• $\begingroup$ @Muhlemmer Actually, if you think about it, it doesn't really get accelerated. It does have the force of gravity pulling on it, but if it accelerated on the way down, the bottom of the wheel would have to be spinning faster than the top of the wheel. (And it does benefit a little, but its limited) There's also angular acceleration from bending around the wheel, but that's also pretty slight. $\endgroup$
    – Cort Ammon
    Commented Dec 17, 2018 at 16:26
  • $\begingroup$ +1 for emphasizing the point that while the amount of useful energy a water wheel harvests for a unit quantity of water may be roughly constant, the amount of energy removed per unit quantity is proportional to the pressure difference before and after, with increases in pressure differential leading to increases in waste. $\endgroup$
    – supercat
    Commented Dec 17, 2018 at 18:30

The person who said that is wrong. Current doesn't push. Voltage or pressure pushes. Current is how much actually flows.

Useful power is the force of the push (voltage, pressure) multiplied by the current (amps, CFM).

Obviously with no push, you have no power. But with no flow, you also have no power.

In water generation, pressure also equates to height, called "head".

For instance, a PC power supply is a lot like run-of-river hydro -- not much pressure but lots of flow.

A very tall, but low-flow dam like Oroville is a lot like an LED light on a 240V line - lots of pressure, not much flow. Not much flow needed.


Water and current flow as well as other “mechanical” analogies (pipe resistance vs. electrical resistance, voltage vs. pressure, etc.) are useful for introducing electrical circuit concepts at an elementary level. This is because mechanical concepts are easier to visualize whereas electrical concepts are more abstract. The analogies can only go so far without a deeper understanding.

Current does not equal electrical power and neither does water flow equal mechanical power.

Electrical current ($\frac {Coul}{s}$) times (in phase) voltage ($\frac {J}{Coul}$) equals power ($\frac {J}{s}$ = watts).

Current flow ($\frac {m^3}{s}$) times pressure ($\frac {N}{m^2}$) equals power ($\frac {J}{s}$ = watts). The water pressure for the water wheel can come from water dropping from a height above the wheel (potential energy) or even from a hose directed horizontally, depending on the orientation of the water wheel.

To complete the analogy between current and water flow with respect to electrical an mechanical power, you need in addition the analogy between voltage (electrical potential) and pressure (mechanical potential).

Hope this helps.


I'd like to put what others said already into equations:

A river has mass flow rate $\dot m$ (kg/s) (the "current"). The water flows with velocity $v$ (m/s). Power is the kinetic energy that is carried per unit time:

$$ \dot W = \frac{\dot m v^2}{2} $$ and notice that this has proper units of watt. If we take "voltage" to be $v^2/2$, then we get $$ \text{(power)} = \text{(current)}\times\text{(voltage)} $$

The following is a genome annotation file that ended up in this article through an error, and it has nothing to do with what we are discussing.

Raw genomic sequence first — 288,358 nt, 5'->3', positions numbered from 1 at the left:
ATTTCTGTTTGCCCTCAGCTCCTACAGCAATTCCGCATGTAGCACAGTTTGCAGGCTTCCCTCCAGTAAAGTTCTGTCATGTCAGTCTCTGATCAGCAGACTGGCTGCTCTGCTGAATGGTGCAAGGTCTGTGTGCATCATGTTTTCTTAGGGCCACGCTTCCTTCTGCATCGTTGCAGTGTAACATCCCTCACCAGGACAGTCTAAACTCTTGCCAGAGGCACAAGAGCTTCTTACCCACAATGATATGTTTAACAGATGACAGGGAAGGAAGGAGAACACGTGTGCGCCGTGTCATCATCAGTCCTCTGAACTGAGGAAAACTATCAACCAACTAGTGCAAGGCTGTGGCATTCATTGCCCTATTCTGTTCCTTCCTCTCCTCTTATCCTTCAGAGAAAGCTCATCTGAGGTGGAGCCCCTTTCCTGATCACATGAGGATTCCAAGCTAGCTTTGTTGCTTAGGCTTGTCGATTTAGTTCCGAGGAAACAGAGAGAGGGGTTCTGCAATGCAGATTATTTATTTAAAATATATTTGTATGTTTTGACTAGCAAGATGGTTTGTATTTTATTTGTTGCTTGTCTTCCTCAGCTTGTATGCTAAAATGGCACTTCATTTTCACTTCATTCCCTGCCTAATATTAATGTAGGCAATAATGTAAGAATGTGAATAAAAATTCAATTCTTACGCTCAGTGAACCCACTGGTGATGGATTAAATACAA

Notice that the mass flow rate is not enough to give you high power. When the river is wide the velocity is low. If you want the water wheel to run fast you should build it at a narrow passage.


The river flows with fixed flow rate $\dot m$, the width of the river is constant throughout, but the river is made to go over a waterfall that drops by distance $\Delta h$. The velocity at the top of the waterfall is $v_1$ and the bottom $v_2$. By energy balance, $$ \frac{v_2^2-v_1^2}{2}=g \Delta h $$ The power that is available to us is $$ \dot W = \dot m \frac{v_2^2-v_1^2}{2} $$ We have to subtract $v_1^2$ because the river must continue to flow with its steady velocity after it hits the wheel, or else we will flood. Combining with the energy balance: $$ \dot W = \dot m g \Delta h $$ Here now we have a one-to-one analogy with electric current: $\dot m$ is the current and $g\Delta h$ is the voltage. Increase the voltage and the same current will produce more power.


The analogy with water actually holds really nicely if you consider a water wheel, or other hydroelectric system.

But what you're missing is that the power produced does not only depend on the amount of water going past - it also depends on the speed at which it does so. (this makes sense for the hydro system because kinetic energy depends on velocity and mass)

To make the analogy better, rather than thinking of the speed of the flow, think about how far it has fallen to aquire that speed. At this point you have a volume per second of water - the current - and you have a loss of height, which is literally a potential difference.


Power is defined as work done per unit time. So a mass of water moving from one potential to some other lower potetial can do work when it hits the wheel. How much work per unit time? It depends how much mass falls times height times gravitational constant g and all of that divided by time. Water current, on the other hand is just total volume or mass that flows per unit time. Sure, it is connected to the work done or power but is not the same thing. If you define gravitational potential difference as gH and water flow as dm/dt then to have power you have to have curent times this potential difference: gHdm/dt... In a conductor, work is done also and energy per unit charge or potential difference is given by U (voltage) and current by dQ/dt so it seems to me that everything is same...